ISLAMABAD: Pakistan is unlikely to meet seven out of eight Millennium Development Goals by the year 2015, said a report released by the Planning Commission on Friday. The vital goals include ‘universal primary education’, ’eradication poverty and hunger’ and ‘reduction in child mortality’.
The Pakistan Millennium Development Goal Report (PMDGR), launched at the Planning Commission on Friday, provides a keen analysis of the present status and challenges towards achieving the MDGs.
The PMDGR 2010 is a part of the MDG monitoring and evaluating process that launched its fourth report in the series. It was produced by the Planning Commission of the Government of Pakistan and was launched by the Centre for Poverty & Social Policy Development (CPRSPD), Planning Commission, and Government of Pakistan.
According to the report, the goal to eradicate extreme poverty and hunger might seem like a challenge as there is high growth, low inflation and lack of jobs. The goal to achieve universal primary education’ is also unlikely to be met by the targeted year even if there is a sharp turn in the economic activity or government spending for education.
The goal focuses on primary enrolment, completion from grade 1-5 and increase in literacy rate.
There are proper steps that need to be taken for the goal to “Promoting Gender Equality and Women’s Empowerment”, and the progress is slow and might not be able to meet the target by 2015.
Although Pakistan has managed to achieve its only goal of ‘Ensuring Environmental Sustainability’ due to the country being one of the largest users of CNG in the world, environment related issues such as provision of clean water still remain a challenge.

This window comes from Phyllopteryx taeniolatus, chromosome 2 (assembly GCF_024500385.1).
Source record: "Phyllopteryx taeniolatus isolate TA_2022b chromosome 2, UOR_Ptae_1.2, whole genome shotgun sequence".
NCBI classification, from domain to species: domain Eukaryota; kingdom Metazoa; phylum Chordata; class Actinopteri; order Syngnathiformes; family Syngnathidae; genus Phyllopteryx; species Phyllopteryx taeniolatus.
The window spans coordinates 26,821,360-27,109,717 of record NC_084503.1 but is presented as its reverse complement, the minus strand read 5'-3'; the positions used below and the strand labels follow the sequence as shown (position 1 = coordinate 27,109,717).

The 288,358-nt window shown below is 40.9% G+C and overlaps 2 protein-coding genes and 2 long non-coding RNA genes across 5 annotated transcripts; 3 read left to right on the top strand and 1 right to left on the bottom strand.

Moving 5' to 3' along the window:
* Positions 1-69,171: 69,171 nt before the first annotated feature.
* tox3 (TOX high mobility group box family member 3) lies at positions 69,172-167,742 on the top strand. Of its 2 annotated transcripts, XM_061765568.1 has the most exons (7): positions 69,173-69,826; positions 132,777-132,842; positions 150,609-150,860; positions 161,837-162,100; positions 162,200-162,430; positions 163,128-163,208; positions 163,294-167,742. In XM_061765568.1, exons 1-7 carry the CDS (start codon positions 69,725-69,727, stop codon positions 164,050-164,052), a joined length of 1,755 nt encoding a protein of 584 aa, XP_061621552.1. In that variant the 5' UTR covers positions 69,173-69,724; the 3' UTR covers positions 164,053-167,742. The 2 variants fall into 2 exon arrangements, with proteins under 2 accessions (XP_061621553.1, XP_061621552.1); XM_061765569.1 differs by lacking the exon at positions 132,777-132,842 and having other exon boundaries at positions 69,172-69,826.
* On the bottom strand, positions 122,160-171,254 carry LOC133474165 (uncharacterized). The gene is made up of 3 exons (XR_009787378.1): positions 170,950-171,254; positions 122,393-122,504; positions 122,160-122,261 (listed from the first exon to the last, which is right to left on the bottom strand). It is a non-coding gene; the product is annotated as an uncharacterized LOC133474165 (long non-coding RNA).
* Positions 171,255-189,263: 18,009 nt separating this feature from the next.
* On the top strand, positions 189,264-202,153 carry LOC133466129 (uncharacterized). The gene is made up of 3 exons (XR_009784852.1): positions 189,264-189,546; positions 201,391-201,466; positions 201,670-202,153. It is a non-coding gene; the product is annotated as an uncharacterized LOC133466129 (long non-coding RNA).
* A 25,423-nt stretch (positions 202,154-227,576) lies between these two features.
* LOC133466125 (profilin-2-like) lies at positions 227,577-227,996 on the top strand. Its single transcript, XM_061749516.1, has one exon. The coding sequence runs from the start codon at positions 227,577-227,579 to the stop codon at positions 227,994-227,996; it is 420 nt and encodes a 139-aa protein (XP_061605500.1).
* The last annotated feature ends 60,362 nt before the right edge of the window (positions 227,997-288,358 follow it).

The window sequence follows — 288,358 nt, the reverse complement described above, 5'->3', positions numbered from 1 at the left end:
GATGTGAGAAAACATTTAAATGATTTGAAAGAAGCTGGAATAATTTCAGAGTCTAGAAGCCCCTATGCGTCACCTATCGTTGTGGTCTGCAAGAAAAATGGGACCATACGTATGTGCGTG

There will be several challenges that Pakistan will have to cope with in order to meet the MDGs by 2015. However, the devastating floods that have adversely affected the overall economy of country and the remaining seven goals seem like a struggle as the country faces the largest catastrophe in history.
With Pakistan’s external debt liabilities reaching $55 billion, there is danger that the country might fall into a huge debt trap as foreign borrowings are used for budgetary support and productive purposes.
Aid has been crucial in achieving many of its development goals and MDGs. The manner of aid distribution with its conditionality has also caused problems. However, trade had now replaced aid as a means to development and Pakistan’s desire for greater market access is largely supply constrained. Ashraf M Hayat, Secretary, Planning and Development Division said, “The report has significant importance as the only monitoring tool for measuring Pakistan’s performance in achieving MDGs. However, there is a need allow free access to their markets; transfer of new technologies; and provide favourable terms of trade.”
Of the challenges and constraints that came forward from the report, the Pakistan government needs to respond to initiatives from abroad and how it attracts foreign assistance.
Published in The Express Tribune, September 18th, 2010.